Dylan Lewis: AI was certainly a theme in the results we saw from Alphabet as well. We’re going to talk through how that impacted the business. But most eyes, at least on the initial market reaction to the results Asit seem to be on the company’s advertising business. I have to be honest, it feels like Alphabet’s ad business can’t win. It showed a year over year decline for the first time last year. This quarter they’re back to 11% growth markets still not happy.
Asit Sharma: It’s so funny because just pulling all of alphabets, advertising revenue together. You get a number that’s something like 66 billion. Which is what Microsoft did through all of its businesses in revenue. So here’s an advertising business that’s just humongous screw ads, you point out at an 11% rate. What’s the rub here? Well, this is where expectations come in. Investors are concerned that Alphabet is going to lose its edge in advertising as new ways to advertise come into market that are pushed by AI. Microsoft is one company that could take share from Alphabet and all over the landscape. The ability for search to evolve more rapidly and out of Google’s monopolistic hold, it’s real. So investors are looking for any clue that it’s not going to grow as fast as expected. I will note here that the advertising revenue numbers I think they missed by like a fraction Dylan, [laughs]
Dylan Lewis: I mean they warned that. Fair, fairly miss.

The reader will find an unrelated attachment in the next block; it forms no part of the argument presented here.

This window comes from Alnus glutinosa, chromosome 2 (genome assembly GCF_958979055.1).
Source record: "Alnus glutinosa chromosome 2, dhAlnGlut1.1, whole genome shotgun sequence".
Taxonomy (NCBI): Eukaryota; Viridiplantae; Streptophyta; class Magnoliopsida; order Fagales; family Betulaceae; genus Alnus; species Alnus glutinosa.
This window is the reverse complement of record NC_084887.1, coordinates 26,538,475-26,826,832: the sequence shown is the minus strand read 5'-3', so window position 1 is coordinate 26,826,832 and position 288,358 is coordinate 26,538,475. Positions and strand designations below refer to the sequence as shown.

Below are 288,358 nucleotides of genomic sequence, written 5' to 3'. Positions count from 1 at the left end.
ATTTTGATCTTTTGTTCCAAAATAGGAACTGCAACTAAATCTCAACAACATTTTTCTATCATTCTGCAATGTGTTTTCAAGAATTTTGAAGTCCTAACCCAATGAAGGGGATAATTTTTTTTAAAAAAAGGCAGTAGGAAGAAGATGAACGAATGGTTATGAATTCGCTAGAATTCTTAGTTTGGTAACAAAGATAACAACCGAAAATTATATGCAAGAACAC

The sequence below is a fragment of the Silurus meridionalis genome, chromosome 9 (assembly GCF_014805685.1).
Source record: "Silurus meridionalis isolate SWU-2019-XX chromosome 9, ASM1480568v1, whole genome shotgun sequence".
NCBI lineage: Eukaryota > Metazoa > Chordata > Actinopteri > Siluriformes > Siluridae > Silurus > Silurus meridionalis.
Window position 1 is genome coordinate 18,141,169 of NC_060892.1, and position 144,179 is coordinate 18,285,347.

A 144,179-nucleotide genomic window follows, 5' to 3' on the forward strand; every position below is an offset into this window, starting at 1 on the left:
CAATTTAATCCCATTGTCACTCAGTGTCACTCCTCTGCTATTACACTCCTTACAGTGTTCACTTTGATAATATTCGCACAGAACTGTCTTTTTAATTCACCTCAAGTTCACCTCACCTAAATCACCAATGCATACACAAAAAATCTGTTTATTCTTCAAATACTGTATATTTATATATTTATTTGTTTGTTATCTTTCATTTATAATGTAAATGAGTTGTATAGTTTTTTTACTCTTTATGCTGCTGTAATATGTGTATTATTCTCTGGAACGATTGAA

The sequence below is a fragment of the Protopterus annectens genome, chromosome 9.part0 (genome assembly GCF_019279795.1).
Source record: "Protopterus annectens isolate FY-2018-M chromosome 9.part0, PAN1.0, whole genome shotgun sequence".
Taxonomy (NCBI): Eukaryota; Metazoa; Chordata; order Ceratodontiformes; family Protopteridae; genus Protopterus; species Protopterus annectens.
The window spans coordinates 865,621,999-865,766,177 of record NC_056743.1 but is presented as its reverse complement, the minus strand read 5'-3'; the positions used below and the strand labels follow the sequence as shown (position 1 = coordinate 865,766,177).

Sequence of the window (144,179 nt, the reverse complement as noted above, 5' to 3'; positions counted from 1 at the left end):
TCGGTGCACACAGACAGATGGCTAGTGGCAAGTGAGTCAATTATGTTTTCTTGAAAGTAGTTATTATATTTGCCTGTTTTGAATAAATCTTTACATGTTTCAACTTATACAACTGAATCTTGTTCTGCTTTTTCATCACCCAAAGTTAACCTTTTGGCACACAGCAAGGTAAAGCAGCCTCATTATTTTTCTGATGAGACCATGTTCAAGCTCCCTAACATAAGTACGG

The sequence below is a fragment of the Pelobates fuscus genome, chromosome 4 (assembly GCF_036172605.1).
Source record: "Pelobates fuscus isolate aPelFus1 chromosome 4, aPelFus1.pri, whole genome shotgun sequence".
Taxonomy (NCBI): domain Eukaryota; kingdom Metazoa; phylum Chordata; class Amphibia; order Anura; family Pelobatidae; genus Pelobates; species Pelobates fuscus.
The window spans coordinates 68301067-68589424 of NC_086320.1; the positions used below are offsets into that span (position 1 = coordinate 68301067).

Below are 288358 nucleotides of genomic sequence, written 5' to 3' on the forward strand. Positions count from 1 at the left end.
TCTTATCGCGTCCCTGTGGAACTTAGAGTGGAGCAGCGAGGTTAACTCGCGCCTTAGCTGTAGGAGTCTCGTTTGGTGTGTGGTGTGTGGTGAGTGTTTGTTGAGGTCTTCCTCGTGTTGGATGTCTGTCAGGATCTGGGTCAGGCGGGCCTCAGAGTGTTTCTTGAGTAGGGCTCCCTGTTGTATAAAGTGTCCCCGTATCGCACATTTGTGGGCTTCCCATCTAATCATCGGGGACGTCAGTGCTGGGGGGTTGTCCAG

Asit Sharma: And the stock is down 6%. Here you have a company. Not quite as profitable as Microsoft, but a big tech player that just can’t seem to win, at least in the near term. Now what could change that? One of the things that took investors by surprise and maybe has contributed to some of the selling, is the fact that Alphabet signaled that it’s cap X. Its capital expenditure is going to ramp up. Noticeably, it was up this quarter. They didn’t give hard numbers, but they’re talking about a significantly bigger spend versus 2023. Sometimes putting out what you’re going to spend on your business is in the art of the telling. Microsoft was out early, way back at the end of 2022. Signaling that AI would be big and they were going to be pouring billions into it. Google has been more circumspect. Gemini model has lagged a little bit behind in development versus Open AI and Microsoft’s offerings and some other large language models. They really only now are projecting that, hey, with AI, yeah, we’re going to pour in those billions too. I think that caught investors a little bit by surprise. But why wouldn’t you want that again with a fortress balance sheet like Microsoft’s and this monster cash flow. As an investor, you want to hear them saying that they’re going to step up their cap X. So you go figure. But of course these are short term moves. The proof will be in the technology that Alphabet is developing and whether they will be able to accelerate that ad revenue a bit later this year and show that really AI is part of their model too. It’s not so much a threat as an enhancement to the advertising business.